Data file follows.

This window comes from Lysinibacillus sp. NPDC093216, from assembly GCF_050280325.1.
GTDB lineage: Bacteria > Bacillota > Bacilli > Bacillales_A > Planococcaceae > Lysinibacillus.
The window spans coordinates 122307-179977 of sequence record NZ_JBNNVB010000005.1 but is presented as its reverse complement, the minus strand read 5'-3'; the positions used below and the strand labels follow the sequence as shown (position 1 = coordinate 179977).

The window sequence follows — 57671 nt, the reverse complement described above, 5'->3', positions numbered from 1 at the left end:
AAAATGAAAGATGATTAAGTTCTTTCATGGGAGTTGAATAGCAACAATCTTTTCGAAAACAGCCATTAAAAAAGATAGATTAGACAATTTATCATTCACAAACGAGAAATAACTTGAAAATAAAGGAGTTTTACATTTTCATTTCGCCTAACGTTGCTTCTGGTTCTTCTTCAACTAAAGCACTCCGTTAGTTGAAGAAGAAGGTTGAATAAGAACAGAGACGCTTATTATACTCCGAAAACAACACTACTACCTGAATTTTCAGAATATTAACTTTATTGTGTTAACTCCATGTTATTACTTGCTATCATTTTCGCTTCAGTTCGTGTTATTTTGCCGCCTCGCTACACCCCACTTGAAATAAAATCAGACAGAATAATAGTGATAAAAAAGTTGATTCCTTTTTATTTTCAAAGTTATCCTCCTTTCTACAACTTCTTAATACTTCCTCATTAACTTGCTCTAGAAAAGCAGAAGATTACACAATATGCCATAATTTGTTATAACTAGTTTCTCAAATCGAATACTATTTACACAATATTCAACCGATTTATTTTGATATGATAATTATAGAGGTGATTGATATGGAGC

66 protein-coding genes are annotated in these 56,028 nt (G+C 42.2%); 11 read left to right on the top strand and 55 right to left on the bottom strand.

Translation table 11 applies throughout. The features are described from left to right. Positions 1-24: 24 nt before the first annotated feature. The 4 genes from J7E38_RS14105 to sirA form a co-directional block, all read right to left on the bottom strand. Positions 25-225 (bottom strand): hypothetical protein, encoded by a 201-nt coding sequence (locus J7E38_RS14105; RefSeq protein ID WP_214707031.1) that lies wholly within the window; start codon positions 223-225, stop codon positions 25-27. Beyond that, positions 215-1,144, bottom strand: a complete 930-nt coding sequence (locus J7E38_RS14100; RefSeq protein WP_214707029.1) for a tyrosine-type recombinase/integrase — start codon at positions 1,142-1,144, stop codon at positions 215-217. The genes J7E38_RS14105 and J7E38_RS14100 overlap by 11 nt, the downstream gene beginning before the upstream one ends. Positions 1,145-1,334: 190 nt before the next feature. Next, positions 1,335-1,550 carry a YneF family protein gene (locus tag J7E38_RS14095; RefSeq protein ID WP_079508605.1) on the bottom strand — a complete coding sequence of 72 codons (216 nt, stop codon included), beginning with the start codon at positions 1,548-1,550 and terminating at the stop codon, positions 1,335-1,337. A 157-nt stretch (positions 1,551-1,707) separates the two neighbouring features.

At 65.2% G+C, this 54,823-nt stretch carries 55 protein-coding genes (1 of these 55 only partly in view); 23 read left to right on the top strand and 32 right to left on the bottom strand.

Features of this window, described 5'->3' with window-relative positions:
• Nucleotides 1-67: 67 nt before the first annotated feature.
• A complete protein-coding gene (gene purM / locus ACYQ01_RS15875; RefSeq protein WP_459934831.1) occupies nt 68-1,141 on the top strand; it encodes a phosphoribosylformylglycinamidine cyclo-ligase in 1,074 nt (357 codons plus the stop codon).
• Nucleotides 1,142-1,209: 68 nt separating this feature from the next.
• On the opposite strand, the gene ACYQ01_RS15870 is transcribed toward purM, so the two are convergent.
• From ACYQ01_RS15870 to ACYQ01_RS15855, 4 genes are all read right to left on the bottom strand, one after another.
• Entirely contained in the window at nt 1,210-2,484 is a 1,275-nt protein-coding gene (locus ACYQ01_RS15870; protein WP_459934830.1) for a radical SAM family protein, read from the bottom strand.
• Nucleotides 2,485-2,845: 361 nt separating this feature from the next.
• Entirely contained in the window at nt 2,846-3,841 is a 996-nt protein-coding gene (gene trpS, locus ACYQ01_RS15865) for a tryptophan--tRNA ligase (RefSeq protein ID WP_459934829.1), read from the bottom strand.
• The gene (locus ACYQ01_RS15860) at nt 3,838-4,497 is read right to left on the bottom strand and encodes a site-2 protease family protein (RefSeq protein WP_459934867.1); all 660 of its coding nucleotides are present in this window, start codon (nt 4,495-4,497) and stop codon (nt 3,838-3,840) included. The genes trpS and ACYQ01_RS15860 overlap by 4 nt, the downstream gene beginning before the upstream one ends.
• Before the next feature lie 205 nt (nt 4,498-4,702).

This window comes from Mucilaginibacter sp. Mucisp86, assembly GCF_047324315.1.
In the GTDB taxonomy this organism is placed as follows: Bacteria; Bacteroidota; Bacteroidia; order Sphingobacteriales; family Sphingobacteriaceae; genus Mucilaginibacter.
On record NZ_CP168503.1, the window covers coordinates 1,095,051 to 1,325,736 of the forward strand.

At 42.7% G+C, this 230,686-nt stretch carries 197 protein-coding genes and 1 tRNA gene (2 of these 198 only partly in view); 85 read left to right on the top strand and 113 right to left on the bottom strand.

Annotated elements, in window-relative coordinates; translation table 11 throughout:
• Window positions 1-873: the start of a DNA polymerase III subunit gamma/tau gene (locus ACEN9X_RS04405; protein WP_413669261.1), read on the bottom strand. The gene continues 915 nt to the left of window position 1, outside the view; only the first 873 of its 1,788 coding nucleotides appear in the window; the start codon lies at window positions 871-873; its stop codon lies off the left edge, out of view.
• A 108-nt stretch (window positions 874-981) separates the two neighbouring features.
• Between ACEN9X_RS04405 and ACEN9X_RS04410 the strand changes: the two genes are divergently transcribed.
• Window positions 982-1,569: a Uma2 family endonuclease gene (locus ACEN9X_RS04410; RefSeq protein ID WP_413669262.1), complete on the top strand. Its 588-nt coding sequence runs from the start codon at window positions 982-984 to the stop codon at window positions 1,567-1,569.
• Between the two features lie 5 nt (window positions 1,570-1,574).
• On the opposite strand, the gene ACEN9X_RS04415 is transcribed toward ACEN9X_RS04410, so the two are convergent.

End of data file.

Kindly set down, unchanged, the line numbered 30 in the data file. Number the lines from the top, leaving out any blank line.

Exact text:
• On the opposite strand, the gene ACEN9X_RS04415 is transcribed toward ACEN9X_RS04410, so the two are convergent.